Incidents of Travel in Central America, Chiapas and Yucatan
Publisher: John Murray
2 volumes; +viii+-424 pages with frontispiece, 30 plates and folding map; vii++-474 pages with double page frontispiece and 44 plates . Illustrations from drawings by Frederick Catherwood, including 34 steel-engraved plates; 29 lithographed plates; 4 wood engraved plates; 9 wood engravings in the text. (9" x 6") bound in original brown cloth decorated in gilt and lettering to spine and blind stamped edge ruled with gilt decorative glyph to pebbled covers. (Sabin: 92197) Later British printing.
In this work and in Incidents of Travel in Yucatan (1843) author John Lloyd Stephens brings to life his discoveries, during expeditions between 1839 and 1842, of the ruined remains of the Maya civilization of Central America. His popular accounts are accompanied by engravings after watercolors made by his traveling companion, the English artist Frederick Catherwood, whose Views of Ancient Monuments in Central America, Chiapas, and Yucatan (New York, 1844) remains a landmark of architectural illustration. In 1836 Frederick Catherwood met travel writer John Lloyd Stephens in London. They read the account of the ruins of CopÃ¡n published by Juan Galindo, and decided to try to visit Central America themselves and produce a more detailed and better illustrated account. The expedition came together in 1839 and continued through the following year, visiting dozens of ruins and resulting in the detailed description of 44 sites, many for the first time. Stephens and Catherwood are credited for the "rediscovery" of the Maya civilization, and through their publications brought the Maya back into the minds of the Western World. The expedition resulted in this book Incidents of Travel in Central America, Chiapas, and Yucatan, published in 1841, with text by Stephens and engravings based on the drawings of Catherwood. A large number of his original drawings and paintings were destroyed when the building where he was exhibiting them in New York City caught fire, but a number survive in museums and private collections, often showing more detail than the published engravings.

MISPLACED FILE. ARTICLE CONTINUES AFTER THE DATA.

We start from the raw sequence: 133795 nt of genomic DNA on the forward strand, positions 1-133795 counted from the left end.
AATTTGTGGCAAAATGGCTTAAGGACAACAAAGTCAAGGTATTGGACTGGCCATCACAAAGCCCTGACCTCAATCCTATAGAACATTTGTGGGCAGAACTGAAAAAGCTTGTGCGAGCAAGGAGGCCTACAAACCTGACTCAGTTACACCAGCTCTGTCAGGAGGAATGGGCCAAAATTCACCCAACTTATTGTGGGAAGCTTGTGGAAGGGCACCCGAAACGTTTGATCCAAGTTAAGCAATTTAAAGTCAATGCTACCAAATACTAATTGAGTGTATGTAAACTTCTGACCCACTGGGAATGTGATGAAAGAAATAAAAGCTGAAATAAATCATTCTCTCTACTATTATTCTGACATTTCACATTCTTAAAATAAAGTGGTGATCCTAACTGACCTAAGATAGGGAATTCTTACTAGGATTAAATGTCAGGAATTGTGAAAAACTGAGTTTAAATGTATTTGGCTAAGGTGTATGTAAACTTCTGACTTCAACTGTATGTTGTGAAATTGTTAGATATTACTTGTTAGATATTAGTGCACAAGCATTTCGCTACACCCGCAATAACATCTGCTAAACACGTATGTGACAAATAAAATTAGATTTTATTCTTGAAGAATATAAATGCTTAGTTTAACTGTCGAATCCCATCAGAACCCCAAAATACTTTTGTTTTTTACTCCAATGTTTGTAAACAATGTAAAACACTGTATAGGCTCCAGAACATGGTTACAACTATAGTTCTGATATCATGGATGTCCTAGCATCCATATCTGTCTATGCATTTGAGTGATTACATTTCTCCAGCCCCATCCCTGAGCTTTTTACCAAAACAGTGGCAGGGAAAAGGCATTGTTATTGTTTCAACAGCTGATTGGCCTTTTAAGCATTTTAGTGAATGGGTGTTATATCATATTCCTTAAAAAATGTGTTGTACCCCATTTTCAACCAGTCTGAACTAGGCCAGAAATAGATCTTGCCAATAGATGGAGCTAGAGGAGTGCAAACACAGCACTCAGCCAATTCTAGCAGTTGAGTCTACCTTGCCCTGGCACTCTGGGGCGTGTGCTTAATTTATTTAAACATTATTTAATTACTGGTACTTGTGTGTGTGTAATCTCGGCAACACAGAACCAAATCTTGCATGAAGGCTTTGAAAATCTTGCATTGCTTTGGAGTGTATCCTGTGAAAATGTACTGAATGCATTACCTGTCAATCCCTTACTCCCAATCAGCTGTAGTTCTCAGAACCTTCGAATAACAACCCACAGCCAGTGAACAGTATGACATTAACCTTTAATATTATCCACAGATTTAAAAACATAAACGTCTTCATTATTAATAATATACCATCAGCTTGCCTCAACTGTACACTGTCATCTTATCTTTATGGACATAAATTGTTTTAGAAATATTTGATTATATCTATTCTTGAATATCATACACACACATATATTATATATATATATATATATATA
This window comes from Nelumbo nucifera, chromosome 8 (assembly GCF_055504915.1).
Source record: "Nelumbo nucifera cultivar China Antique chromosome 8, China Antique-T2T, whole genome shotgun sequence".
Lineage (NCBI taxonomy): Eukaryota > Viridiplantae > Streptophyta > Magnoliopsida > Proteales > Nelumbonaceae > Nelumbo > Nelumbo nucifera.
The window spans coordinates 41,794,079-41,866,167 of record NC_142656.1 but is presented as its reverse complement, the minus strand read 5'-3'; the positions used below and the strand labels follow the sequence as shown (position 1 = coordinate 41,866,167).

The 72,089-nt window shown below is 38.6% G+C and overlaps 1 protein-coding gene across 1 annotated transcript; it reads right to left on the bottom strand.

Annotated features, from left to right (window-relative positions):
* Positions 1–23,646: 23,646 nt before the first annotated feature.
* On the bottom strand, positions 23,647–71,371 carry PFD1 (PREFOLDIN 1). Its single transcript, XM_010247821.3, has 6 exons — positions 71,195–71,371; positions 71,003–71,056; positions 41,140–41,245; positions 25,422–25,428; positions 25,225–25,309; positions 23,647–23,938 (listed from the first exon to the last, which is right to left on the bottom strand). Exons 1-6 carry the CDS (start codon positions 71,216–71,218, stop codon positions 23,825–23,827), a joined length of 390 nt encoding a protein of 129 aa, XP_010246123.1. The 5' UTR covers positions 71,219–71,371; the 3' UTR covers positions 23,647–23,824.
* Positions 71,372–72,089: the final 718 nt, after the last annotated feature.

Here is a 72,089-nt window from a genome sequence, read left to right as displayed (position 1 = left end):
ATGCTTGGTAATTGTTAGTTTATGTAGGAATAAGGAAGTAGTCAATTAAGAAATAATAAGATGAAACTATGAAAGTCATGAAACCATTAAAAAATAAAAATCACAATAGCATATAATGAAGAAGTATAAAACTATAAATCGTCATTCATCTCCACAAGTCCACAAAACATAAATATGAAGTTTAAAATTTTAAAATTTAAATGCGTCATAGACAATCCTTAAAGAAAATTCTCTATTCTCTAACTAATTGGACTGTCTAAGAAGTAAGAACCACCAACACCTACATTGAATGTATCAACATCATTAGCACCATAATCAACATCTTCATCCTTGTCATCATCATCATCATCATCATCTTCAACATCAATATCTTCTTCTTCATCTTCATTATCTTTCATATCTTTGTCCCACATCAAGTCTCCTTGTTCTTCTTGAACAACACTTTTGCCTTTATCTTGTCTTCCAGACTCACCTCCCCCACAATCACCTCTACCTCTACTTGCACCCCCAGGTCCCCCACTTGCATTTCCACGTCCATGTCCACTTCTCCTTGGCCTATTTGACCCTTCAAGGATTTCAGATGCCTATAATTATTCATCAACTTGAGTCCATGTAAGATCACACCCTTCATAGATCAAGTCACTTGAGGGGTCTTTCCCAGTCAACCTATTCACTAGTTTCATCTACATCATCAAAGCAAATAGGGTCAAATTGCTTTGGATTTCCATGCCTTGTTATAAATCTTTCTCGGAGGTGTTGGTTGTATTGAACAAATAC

Spine head chipped, some internal foxing and spotting. Plates clean else a very good set.
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